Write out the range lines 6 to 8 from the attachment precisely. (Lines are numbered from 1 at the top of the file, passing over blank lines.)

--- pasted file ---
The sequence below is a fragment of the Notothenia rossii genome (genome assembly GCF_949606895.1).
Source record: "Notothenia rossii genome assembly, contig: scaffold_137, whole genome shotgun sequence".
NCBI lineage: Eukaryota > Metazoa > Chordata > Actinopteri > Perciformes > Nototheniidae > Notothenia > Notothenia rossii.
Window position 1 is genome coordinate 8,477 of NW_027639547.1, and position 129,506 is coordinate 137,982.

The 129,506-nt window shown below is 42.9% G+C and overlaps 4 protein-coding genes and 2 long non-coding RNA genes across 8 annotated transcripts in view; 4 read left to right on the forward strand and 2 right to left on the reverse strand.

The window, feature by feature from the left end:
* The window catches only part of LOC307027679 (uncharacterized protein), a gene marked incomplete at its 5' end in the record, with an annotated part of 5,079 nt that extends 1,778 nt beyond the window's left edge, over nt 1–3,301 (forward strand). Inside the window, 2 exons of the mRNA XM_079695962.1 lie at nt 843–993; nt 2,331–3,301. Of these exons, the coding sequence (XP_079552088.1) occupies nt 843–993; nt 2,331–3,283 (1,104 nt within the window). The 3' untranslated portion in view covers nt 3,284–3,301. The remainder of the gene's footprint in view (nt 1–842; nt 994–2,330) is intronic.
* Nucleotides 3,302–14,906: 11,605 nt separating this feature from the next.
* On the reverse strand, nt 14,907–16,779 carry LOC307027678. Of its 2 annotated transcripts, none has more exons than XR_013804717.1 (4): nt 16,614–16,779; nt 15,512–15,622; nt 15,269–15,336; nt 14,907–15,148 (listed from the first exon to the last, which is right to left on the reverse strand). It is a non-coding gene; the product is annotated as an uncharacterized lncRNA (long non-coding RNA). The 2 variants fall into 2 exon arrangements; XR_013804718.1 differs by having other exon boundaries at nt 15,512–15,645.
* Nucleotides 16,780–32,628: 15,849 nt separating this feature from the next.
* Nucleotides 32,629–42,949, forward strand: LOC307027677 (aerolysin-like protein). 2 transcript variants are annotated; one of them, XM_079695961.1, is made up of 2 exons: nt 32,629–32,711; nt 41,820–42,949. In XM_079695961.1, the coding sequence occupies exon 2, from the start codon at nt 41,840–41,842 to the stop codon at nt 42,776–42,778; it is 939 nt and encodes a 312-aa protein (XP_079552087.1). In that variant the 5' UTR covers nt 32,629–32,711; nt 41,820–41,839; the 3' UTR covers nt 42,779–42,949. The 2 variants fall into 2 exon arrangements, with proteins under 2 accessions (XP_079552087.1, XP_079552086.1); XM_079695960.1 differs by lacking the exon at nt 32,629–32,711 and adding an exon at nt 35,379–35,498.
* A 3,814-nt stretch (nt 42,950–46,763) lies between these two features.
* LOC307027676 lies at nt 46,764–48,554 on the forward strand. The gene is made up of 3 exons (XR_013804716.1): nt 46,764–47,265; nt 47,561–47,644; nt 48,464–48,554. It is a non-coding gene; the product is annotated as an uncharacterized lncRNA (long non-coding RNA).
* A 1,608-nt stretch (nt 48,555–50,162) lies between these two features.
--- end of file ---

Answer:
The window, feature by feature from the left end:
* The window catches only part of LOC307027679 (uncharacterized protein), a gene marked incomplete at its 5' end in the record, with an annotated part of 5,079 nt that extends 1,778 nt beyond the window's left edge, over nt 1–3,301 (forward strand). Inside the window, 2 exons of the mRNA XM_079695962.1 lie at nt 843–993; nt 2,331–3,301. Of these exons, the coding sequence (XP_079552088.1) occupies nt 843–993; nt 2,331–3,283 (1,104 nt within the window). The 3' untranslated portion in view covers nt 3,284–3,301. The remainder of the gene's footprint in view (nt 1–842; nt 994–2,330) is intronic.
* Nucleotides 3,302–14,906: 11,605 nt separating this feature from the next.